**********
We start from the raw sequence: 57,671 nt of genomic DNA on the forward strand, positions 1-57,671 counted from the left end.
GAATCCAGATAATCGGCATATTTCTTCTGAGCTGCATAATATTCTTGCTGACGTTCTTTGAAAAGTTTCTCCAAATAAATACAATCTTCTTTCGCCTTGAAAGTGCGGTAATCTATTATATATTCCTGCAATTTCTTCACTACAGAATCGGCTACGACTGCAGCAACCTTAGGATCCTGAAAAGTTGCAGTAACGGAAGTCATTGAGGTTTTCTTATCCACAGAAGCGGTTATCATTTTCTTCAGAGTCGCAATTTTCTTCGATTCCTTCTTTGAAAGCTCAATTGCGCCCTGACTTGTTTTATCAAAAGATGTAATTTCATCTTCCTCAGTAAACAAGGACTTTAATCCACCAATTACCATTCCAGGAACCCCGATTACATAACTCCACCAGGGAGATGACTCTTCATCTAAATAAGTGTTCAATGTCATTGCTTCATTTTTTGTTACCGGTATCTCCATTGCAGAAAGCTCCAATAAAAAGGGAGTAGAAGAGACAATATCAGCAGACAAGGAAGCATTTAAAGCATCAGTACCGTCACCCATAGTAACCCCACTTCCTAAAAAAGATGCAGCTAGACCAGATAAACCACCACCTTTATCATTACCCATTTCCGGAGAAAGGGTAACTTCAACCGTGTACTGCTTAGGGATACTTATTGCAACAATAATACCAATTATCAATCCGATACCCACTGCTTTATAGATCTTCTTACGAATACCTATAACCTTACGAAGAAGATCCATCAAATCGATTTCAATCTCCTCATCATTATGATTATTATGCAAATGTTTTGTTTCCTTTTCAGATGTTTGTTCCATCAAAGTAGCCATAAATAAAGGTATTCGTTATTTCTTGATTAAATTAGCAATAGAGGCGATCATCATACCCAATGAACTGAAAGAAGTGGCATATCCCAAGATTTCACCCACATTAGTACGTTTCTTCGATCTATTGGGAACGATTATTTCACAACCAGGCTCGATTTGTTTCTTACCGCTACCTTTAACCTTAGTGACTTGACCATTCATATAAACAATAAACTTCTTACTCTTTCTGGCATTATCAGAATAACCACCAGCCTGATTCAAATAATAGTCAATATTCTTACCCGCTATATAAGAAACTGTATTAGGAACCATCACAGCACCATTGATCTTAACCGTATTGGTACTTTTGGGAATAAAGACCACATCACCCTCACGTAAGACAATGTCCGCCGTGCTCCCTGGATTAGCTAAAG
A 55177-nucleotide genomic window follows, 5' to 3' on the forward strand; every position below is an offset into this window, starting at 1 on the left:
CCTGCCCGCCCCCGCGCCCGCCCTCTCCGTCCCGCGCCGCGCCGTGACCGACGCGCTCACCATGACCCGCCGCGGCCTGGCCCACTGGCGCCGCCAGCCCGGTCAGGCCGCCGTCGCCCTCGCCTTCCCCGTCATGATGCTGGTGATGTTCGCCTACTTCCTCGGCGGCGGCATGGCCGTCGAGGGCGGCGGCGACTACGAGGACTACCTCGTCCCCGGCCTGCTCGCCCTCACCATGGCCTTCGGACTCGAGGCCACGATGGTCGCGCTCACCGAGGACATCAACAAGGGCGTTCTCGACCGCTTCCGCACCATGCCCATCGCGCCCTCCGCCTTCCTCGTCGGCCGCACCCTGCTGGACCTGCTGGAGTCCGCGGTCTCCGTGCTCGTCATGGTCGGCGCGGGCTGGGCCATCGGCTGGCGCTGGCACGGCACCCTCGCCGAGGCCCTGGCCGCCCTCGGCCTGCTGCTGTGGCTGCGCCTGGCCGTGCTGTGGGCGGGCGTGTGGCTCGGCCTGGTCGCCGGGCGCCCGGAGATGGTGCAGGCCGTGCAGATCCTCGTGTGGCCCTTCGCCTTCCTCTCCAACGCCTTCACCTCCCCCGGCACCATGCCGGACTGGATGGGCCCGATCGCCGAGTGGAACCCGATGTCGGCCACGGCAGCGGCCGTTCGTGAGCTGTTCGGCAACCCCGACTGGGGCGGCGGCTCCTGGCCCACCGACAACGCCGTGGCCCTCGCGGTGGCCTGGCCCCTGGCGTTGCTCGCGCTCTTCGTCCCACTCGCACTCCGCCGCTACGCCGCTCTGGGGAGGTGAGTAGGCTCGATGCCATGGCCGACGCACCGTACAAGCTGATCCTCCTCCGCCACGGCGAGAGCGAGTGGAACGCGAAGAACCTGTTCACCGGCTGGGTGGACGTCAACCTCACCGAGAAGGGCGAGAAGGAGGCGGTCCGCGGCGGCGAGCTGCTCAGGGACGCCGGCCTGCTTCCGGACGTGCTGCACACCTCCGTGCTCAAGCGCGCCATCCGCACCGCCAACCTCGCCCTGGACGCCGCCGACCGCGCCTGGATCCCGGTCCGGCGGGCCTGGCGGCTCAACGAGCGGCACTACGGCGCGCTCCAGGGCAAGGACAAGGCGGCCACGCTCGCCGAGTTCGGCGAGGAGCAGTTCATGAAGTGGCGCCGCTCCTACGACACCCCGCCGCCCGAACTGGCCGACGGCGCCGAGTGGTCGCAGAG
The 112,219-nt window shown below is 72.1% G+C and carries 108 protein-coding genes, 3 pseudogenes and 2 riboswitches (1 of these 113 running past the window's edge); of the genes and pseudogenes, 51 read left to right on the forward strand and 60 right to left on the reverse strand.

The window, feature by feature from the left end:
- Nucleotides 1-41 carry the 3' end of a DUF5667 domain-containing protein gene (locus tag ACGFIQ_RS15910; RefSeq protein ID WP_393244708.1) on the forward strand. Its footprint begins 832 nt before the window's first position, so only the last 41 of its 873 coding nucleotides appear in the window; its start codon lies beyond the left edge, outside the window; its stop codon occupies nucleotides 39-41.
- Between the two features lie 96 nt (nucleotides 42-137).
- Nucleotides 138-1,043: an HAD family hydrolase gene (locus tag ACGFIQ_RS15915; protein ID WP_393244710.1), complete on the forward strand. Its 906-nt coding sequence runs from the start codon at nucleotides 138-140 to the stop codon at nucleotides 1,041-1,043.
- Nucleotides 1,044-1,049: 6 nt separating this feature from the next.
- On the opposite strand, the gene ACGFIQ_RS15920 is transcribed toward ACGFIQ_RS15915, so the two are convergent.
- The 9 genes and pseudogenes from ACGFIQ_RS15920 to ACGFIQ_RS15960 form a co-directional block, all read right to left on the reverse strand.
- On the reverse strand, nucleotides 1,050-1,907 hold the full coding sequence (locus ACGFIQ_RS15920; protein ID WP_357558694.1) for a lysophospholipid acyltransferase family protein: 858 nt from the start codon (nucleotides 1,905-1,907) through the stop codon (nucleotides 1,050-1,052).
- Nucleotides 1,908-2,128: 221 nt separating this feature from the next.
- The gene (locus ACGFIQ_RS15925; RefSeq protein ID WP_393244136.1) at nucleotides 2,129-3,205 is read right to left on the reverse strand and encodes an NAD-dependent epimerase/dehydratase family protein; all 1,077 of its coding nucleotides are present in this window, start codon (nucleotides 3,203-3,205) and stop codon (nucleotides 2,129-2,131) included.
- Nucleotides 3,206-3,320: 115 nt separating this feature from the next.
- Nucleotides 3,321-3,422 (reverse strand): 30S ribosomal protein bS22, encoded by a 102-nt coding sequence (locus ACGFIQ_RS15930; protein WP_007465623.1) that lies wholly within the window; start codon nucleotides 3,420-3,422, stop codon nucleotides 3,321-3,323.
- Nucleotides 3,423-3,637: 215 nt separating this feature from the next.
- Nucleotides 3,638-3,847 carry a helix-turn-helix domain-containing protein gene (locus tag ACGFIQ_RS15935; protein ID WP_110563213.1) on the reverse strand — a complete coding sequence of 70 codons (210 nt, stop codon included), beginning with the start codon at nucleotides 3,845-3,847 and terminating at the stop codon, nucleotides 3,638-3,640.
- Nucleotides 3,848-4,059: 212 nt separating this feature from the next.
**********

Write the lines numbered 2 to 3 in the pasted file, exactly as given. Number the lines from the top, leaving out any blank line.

GAATCCAGATAATCGGCATATTTCTTCTGAGCTGCATAATATTCTTGCTGACGTTCTTTGAAAAGTTTCTCCAAATAAATACAATCTTCTTTCGCCTTGAAAGTGCGGTAATCTATTATATATTCCTGCAATTTCTTCACTACAGAATCGGCTACGACTGCAGCAACCTTAGGATCCTGAAAAGTTGCAGTAACGGAAGTCATTGAGGTTTTCTTATCCACAGAAGCGGTTATCATTTTCTTCAGAGTCGCAATTTTCTTCGATTCCTTCTTTGAAAGCTCAATTGCGCCCTGACTTGTTTTATCAAAAGATGTAATTTCATCTTCCTCAGTAAACAAGGACTTTAATCCACCAATTACCATTCCAGGAACCCCGATTACATAACTCCACCAGGGAGATGACTCTTCATCTAAATAAGTGTTCAATGTCATTGCTTCATTTTTTGTTACCGGTATCTCCATTGCAGAAAGCTCCAATAAAAAGGGAGTAGAAGAGACAATATCAGCAGACAAGGAAGCATTTAAAGCATCAGTACCGTCACCCATAGTAACCCCACTTCCTAAAAAAGATGCAGCTAGACCAGATAAACCACCACCTTTATCATTACCCATTTCCGGAGAAAGGGTAACTTCAACCGTGTACTGCTTAGGGATACTTATTGCAACAATAATACCAATTATCAATCCGATACCCACTGCTTTATAGATCTTCTTACGAATACCTATAACCTTACGAAGAAGATCCATCAAATCGATTTCAATCTCCTCATCATTATGATTATTATGCAAATGTTTTGTTTCCTTTTCAGATGTTTGTTCCATCAAAGTAGCCATAAATAAAGGTATTCGTTATTTCTTGATTAAATTAGCAATAGAGGCGATCATCATACCCAATGAACTGAAAGAAGTGGCATATCCCAAGATTTCACCCACATTAGTACGTTTCTTCGATCTATTGGGAACGATTATTTCACAACCAGGCTCGATTTGTTTCTTACCGCTACCTTTAACCTTAGTGACTTGACCATTCATATAAACAATAAACTTCTTACTCTTTCTGGCATTATCAGAATAACCACCAGCCTGATTCAAATAATAGTCAATATTCTTACCCGCTATATAAGAAACTGTATTAGGAACCATCACAGCACCATTGATCTTAACCGTATTGGTACTTTTGGGAATAAAGACCACATCACCCTCACGTAAGACAATGTCCGCCGTGCTCCCTGGATTAGCTAAAG
A 55177-nucleotide genomic window follows, 5' to 3' on the forward strand; every position below is an offset into this window, starting at 1 on the left: